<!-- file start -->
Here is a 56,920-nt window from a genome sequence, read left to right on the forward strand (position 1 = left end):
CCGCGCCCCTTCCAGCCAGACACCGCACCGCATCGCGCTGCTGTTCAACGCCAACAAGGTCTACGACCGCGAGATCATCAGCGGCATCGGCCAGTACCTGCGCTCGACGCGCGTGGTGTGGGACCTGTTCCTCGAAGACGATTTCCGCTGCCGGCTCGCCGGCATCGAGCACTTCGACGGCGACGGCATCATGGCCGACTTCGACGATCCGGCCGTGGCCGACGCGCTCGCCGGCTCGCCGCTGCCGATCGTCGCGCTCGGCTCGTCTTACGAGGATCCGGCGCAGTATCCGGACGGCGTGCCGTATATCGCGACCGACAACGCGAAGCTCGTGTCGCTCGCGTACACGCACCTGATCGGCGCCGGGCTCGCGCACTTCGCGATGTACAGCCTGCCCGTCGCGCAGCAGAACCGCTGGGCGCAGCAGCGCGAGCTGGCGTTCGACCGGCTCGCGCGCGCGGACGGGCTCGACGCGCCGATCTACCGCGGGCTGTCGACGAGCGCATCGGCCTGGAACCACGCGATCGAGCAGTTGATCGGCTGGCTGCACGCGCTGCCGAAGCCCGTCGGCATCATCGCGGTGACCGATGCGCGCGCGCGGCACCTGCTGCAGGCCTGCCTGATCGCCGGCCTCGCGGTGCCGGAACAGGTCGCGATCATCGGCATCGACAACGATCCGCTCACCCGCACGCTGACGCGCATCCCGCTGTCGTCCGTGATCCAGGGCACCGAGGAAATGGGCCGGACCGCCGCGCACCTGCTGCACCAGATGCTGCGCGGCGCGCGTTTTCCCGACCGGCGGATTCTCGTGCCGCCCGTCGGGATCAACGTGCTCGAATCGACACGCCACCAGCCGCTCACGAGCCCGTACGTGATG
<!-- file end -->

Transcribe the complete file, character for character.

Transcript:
Here is a 56,920-nt window from a genome sequence, read left to right on the forward strand (position 1 = left end):
CCGCGCCCCTTCCAGCCAGACACCGCACCGCATCGCGCTGCTGTTCAACGCCAACAAGGTCTACGACCGCGAGATCATCAGCGGCATCGGCCAGTACCTGCGCTCGACGCGCGTGGTGTGGGACCTGTTCCTCGAAGACGATTTCCGCTGCCGGCTCGCCGGCATCGAGCACTTCGACGGCGACGGCATCATGGCCGACTTCGACGATCCGGCCGTGGCCGACGCGCTCGCCGGCTCGCCGCTGCCGATCGTCGCGCTCGGCTCGTCTTACGAGGATCCGGCGCAGTATCCGGACGGCGTGCCGTATATCGCGACCGACAACGCGAAGCTCGTGTCGCTCGCGTACACGCACCTGATCGGCGCCGGGCTCGCGCACTTCGCGATGTACAGCCTGCCCGTCGCGCAGCAGAACCGCTGGGCGCAGCAGCGCGAGCTGGCGTTCGACCGGCTCGCGCGCGCGGACGGGCTCGACGCGCCGATCTACCGCGGGCTGTCGACGAGCGCATCGGCCTGGAACCACGCGATCGAGCAGTTGATCGGCTGGCTGCACGCGCTGCCGAAGCCCGTCGGCATCATCGCGGTGACCGATGCGCGCGCGCGGCACCTGCTGCAGGCCTGCCTGATCGCCGGCCTCGCGGTGCCGGAACAGGTCGCGATCATCGGCATCGACAACGATCCGCTCACCCGCACGCTGACGCGCATCCCGCTGTCGTCCGTGATCCAGGGCACCGAGGAAATGGGCCGGACCGCCGCGCACCTGCTGCACCAGATGCTGCGCGGCGCGCGTTTTCCCGACCGGCGGATTCTCGTGCCGCCCGTCGGGATCAACGTGCTCGAATCGACACGCCACCAGCCGCTCACGAGCCCGTACGTGATG